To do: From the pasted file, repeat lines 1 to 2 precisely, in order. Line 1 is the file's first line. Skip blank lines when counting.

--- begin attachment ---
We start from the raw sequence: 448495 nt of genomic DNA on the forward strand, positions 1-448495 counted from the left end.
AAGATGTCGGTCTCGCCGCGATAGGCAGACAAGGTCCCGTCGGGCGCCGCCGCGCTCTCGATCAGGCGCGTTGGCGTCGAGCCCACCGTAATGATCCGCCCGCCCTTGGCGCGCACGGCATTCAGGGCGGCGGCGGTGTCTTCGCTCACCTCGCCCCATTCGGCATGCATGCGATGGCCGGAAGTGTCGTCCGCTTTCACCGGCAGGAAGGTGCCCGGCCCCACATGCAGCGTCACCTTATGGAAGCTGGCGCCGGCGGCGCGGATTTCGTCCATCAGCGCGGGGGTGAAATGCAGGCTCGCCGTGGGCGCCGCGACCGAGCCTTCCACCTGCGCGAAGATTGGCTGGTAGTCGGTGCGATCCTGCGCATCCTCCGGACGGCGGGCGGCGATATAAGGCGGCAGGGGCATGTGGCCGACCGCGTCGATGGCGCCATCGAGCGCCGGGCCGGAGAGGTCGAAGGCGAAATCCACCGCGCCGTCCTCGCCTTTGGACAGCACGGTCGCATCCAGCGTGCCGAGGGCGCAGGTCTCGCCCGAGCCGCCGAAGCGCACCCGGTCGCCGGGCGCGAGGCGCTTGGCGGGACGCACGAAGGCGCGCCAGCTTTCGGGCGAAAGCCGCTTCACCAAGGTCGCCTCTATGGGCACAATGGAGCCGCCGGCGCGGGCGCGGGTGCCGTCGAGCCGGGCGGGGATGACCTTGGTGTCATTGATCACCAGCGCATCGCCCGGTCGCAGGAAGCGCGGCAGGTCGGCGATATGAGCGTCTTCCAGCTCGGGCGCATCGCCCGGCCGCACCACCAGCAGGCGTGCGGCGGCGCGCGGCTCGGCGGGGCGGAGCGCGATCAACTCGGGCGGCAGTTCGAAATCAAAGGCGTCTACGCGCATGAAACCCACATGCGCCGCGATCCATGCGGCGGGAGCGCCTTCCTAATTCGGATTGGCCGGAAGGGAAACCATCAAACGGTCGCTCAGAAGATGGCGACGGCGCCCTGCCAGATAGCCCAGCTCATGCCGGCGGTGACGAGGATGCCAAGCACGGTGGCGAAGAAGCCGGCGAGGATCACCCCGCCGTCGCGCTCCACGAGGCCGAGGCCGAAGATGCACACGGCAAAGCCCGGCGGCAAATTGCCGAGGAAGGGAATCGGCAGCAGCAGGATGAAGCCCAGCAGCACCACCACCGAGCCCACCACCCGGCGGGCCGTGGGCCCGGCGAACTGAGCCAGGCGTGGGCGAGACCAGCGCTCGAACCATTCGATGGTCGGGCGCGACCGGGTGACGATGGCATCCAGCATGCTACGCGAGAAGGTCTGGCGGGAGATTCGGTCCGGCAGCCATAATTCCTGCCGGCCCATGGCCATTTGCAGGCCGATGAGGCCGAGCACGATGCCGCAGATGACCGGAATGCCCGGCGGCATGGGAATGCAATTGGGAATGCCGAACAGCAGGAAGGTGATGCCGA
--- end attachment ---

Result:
We start from the raw sequence: 448495 nt of genomic DNA on the forward strand, positions 1-448495 counted from the left end.
AAGATGTCGGTCTCGCCGCGATAGGCAGACAAGGTCCCGTCGGGCGCCGCCGCGCTCTCGATCAGGCGCGTTGGCGTCGAGCCCACCGTAATGATCCGCCCGCCCTTGGCGCGCACGGCATTCAGGGCGGCGGCGGTGTCTTCGCTCACCTCGCCCCATTCGGCATGCATGCGATGGCCGGAAGTGTCGTCCGCTTTCACCGGCAGGAAGGTGCCCGGCCCCACATGCAGCGTCACCTTATGGAAGCTGGCGCCGGCGGCGCGGATTTCGTCCATCAGCGCGGGGGTGAAATGCAGGCTCGCCGTGGGCGCCGCGACCGAGCCTTCCACCTGCGCGAAGATTGGCTGGTAGTCGGTGCGATCCTGCGCATCCTCCGGACGGCGGGCGGCGATATAAGGCGGCAGGGGCATGTGGCCGACCGCGTCGATGGCGCCATCGAGCGCCGGGCCGGAGAGGTCGAAGGCGAAATCCACCGCGCCGTCCTCGCCTTTGGACAGCACGGTCGCATCCAGCGTGCCGAGGGCGCAGGTCTCGCCCGAGCCGCCGAAGCGCACCCGGTCGCCGGGCGCGAGGCGCTTGGCGGGACGCACGAAGGCGCGCCAGCTTTCGGGCGAAAGCCGCTTCACCAAGGTCGCCTCTATGGGCACAATGGAGCCGCCGGCGCGGGCGCGGGTGCCGTCGAGCCGGGCGGGGATGACCTTGGTGTCATTGATCACCAGCGCATCGCCCGGTCGCAGGAAGCGCGGCAGGTCGGCGATATGAGCGTCTTCCAGCTCGGGCGCATCGCCCGGCCGCACCACCAGCAGGCGTGCGGCGGCGCGCGGCTCGGCGGGGCGGAGCGCGATCAACTCGGGCGGCAGTTCGAAATCAAAGGCGTCTACGCGCATGAAACCCACATGCGCCGCGATCCATGCGGCGGGAGCGCCTTCCTAATTCGGATTGGCCGGAAGGGAAACCATCAAACGGTCGCTCAGAAGATGGCGACGGCGCCCTGCCAGATAGCCCAGCTCATGCCGGCGGTGACGAGGATGCCAAGCACGGTGGCGAAGAAGCCGGCGAGGATCACCCCGCCGTCGCGCTCCACGAGGCCGAGGCCGAAGATGCACACGGCAAAGCCCGGCGGCAAATTGCCGAGGAAGGGAATCGGCAGCAGCAGGATGAAGCCCAGCAGCACCACCACCGAGCCCACCACCCGGCGGGCCGTGGGCCCGGCGAACTGAGCCAGGCGTGGGCGAGACCAGCGCTCGAACCATTCGATGGTCGGGCGCGACCGGGTGACGATGGCATCCAGCATGCTACGCGAGAAGGTCTGGCGGGAGATTCGGTCCGGCAGCCATAATTCCTGCCGGCCCATGGCCATTTGCAGGCCGATGAGGCCGAGCACGATGCCGCAGATGACCGGAATGCCCGGCGGCATGGGAATGCAATTGGGAATGCCGAACAGCAGGAAGGTGATGCCGA